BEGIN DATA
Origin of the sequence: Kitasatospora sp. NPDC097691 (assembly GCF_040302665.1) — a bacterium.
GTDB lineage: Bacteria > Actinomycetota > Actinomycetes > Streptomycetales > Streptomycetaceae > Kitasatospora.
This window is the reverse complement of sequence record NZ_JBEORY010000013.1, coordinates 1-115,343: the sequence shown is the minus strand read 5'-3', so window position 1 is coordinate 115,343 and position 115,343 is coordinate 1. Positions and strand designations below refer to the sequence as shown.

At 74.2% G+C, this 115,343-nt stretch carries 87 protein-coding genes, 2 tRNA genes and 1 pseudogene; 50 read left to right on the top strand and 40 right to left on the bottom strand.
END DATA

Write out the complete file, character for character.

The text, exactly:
Origin of the sequence: Kitasatospora sp. NPDC097691 (assembly GCF_040302665.1) — a bacterium.
GTDB lineage: Bacteria > Actinomycetota > Actinomycetes > Streptomycetales > Streptomycetaceae > Kitasatospora.
This window is the reverse complement of sequence record NZ_JBEORY010000013.1, coordinates 1-115,343: the sequence shown is the minus strand read 5'-3', so window position 1 is coordinate 115,343 and position 115,343 is coordinate 1. Positions and strand designations below refer to the sequence as shown.

At 74.2% G+C, this 115,343-nt stretch carries 87 protein-coding genes, 2 tRNA genes and 1 pseudogene; 50 read left to right on the top strand and 40 right to left on the bottom strand.